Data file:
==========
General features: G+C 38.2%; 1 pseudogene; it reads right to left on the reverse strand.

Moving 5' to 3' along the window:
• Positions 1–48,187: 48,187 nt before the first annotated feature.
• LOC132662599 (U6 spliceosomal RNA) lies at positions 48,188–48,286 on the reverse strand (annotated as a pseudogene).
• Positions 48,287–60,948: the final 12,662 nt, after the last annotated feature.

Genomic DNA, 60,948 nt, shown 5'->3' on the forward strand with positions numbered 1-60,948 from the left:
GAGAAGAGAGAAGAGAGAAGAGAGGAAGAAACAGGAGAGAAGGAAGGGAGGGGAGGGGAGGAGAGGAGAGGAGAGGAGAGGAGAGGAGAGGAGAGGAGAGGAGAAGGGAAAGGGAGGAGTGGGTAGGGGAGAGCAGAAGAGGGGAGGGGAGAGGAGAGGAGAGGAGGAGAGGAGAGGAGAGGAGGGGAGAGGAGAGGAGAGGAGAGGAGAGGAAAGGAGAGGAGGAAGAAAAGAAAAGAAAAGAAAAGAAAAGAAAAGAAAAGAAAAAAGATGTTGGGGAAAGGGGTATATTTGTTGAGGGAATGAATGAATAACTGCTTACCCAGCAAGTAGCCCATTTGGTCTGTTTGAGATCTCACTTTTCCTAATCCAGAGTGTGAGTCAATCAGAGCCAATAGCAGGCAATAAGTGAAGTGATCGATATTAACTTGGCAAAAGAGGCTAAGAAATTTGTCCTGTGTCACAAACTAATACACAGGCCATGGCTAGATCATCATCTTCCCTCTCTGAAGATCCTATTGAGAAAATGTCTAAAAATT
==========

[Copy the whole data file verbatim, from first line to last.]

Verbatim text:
General features: G+C 38.2%; 1 pseudogene; it reads right to left on the reverse strand.

Moving 5' to 3' along the window:
• Positions 1–48,187: 48,187 nt before the first annotated feature.
• LOC132662599 (U6 spliceosomal RNA) lies at positions 48,188–48,286 on the reverse strand (annotated as a pseudogene).
• Positions 48,287–60,948: the final 12,662 nt, after the last annotated feature.

Genomic DNA, 60,948 nt, shown 5'->3' on the forward strand with positions numbered 1-60,948 from the left:
GAGAAGAGAGAAGAGAGAAGAGAGGAAGAAACAGGAGAGAAGGAAGGGAGGGGAGGGGAGGAGAGGAGAGGAGAGGAGAGGAGAGGAGAGGAGAGGAGAGGAGAAGGGAAAGGGAGGAGTGGGTAGGGGAGAGCAGAAGAGGGGAGGGGAGAGGAGAGGAGAGGAGGAGAGGAGAGGAGAGGAGGGGAGAGGAGAGGAGAGGAGAGGAGAGGAAAGGAGAGGAGGAAGAAAAGAAAAGAAAAGAAAAGAAAAGAAAAGAAAAGAAAAAAGATGTTGGGGAAAGGGGTATATTTGTTGAGGGAATGAATGAATAACTGCTTACCCAGCAAGTAGCCCATTTGGTCTGTTTGAGATCTCACTTTTCCTAATCCAGAGTGTGAGTCAATCAGAGCCAATAGCAGGCAATAAGTGAAGTGATCGATATTAACTTGGCAAAAGAGGCTAAGAAATTTGTCCTGTGTCACAAACTAATACACAGGCCATGGCTAGATCATCATCTTCCCTCTCTGAAGATCCTATTGAGAAAATGTCTAAAAATT